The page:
My Thoughts on Concert Etiquette: Part II

General — By on April 19, 2012 8:28 am

It has been two years since I last posted my pet peeves on concert etiquette or lack thereof.

In the good news department, I have been to more than a few concerts in that time span and all in all, I haven’t encountered too many displays of egregious behavior by concert goers.

In the bad news department, there are still some people out there who have yet to understand that the purpose of a concert is for everyone in the room to be able to both see and hear what is going on onstage and to actually be able to enjoy the performances. So, to that select group who still need that gentle reminder of how to behave at a public performance, I address this post to you. Please read it, memorize it and repeat it to yourself on your way to your next concert so that the rest of us can enjoy the show.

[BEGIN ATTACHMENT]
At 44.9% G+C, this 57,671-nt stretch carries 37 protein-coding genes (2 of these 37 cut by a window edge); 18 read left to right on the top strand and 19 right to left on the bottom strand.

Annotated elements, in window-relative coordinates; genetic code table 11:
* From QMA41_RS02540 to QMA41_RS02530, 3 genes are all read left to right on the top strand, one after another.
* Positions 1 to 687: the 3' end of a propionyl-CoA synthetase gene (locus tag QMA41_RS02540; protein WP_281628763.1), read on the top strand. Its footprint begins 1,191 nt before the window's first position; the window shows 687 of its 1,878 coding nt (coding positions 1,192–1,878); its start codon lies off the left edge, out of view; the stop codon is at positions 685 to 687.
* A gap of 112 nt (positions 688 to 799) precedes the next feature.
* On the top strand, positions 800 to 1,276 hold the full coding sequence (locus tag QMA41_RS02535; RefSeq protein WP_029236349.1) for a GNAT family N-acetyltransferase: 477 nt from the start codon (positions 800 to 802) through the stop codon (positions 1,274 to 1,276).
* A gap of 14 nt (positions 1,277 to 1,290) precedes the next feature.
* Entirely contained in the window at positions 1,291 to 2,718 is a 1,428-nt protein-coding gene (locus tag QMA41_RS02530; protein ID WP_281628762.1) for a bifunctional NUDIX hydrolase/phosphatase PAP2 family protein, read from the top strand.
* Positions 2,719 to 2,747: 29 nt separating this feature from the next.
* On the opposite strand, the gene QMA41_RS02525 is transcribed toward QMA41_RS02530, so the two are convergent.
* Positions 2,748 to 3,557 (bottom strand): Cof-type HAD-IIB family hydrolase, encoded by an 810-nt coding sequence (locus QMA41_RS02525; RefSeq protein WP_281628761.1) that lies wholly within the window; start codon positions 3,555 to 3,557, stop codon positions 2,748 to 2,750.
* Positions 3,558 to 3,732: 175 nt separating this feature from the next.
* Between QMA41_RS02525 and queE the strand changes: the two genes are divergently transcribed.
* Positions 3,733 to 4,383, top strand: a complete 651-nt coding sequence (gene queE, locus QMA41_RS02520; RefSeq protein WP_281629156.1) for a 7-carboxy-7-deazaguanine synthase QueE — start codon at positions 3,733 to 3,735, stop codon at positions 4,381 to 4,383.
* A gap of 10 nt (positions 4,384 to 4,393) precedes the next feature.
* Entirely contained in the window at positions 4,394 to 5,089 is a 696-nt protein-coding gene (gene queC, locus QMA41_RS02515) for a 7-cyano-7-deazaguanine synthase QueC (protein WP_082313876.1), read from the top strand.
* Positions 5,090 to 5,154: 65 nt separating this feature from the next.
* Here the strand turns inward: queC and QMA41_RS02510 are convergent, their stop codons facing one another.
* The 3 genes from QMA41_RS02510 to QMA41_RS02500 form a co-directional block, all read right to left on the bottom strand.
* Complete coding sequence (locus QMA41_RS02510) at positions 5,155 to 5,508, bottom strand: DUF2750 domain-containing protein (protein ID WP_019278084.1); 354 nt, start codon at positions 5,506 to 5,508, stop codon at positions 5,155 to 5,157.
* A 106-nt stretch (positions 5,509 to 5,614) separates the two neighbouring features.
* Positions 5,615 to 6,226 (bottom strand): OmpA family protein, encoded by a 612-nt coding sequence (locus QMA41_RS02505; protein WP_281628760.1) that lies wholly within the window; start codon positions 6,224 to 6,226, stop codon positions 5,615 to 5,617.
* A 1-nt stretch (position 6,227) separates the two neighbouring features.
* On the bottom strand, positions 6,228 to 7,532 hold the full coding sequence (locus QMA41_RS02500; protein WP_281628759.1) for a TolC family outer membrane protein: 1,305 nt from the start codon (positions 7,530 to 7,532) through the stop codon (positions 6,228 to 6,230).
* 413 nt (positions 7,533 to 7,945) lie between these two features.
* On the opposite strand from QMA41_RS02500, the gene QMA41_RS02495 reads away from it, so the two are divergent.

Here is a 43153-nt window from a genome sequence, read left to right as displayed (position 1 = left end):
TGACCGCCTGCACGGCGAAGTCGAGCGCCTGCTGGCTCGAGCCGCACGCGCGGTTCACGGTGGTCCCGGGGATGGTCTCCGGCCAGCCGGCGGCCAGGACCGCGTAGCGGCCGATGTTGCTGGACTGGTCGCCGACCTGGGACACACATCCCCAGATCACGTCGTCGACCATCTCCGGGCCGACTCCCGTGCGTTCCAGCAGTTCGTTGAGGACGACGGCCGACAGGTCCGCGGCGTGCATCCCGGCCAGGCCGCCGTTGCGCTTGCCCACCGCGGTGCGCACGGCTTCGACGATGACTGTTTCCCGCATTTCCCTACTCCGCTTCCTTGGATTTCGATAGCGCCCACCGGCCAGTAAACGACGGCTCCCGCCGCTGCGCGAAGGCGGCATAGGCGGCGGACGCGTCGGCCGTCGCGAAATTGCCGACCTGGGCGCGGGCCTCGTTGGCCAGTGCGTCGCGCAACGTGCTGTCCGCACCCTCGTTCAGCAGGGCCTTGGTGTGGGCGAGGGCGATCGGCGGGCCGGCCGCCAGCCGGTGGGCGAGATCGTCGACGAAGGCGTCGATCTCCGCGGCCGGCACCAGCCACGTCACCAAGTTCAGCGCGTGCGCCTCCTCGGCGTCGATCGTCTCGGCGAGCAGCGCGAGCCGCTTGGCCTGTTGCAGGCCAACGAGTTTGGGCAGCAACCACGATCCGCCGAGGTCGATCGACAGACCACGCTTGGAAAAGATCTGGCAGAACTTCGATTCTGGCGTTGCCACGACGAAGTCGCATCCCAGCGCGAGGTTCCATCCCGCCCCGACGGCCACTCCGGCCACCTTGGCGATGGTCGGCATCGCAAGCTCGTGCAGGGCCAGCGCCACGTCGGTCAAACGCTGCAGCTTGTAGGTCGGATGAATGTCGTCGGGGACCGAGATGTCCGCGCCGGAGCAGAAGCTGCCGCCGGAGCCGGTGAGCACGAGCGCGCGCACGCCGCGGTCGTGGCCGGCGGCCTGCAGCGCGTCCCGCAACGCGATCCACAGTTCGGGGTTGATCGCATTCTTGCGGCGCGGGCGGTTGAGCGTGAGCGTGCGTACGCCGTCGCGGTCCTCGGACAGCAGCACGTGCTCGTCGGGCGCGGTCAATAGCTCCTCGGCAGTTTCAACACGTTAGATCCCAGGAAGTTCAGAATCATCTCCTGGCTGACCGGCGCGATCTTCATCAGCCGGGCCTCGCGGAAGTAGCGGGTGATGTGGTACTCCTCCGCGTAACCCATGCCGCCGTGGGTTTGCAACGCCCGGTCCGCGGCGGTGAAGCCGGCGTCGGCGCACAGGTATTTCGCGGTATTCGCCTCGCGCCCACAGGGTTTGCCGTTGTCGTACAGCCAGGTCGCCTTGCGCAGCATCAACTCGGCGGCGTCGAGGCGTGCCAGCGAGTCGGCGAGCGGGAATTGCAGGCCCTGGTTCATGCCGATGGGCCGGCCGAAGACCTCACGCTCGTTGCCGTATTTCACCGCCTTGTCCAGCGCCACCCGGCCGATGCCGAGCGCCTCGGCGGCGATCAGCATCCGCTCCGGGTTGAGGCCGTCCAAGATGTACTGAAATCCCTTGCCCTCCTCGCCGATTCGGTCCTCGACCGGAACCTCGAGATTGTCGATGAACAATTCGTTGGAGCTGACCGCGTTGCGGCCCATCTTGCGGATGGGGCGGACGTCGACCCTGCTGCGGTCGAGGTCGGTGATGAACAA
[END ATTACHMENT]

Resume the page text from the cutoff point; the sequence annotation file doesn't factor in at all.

1) Barring extenuating circumstances, do not bring your four year old to a concert that starts at 7:45, unless they are well rested and truly capable of sitting through a three hour show. Sadly, we all know that the 7:45 start time is just a suggestion and only the truly compulsive or relatives of the performers will be there on time, which means chances are good this concert will continue until close to 11 PM. When you see a four year old, sucking her thumb, trying to fall asleep, it doesn’t reflect well upon you as a parent. When you see a parent cajoling their preschooler to get up and dance in order to stay awake, it doesn’t cast you in a good light either. Hire a babysitter, corral a relative to take your kid for the night, but for heaven’s sake, leave her home. And if you insist on bringing your preschooler please tell her to keep her hands out of my sheitel!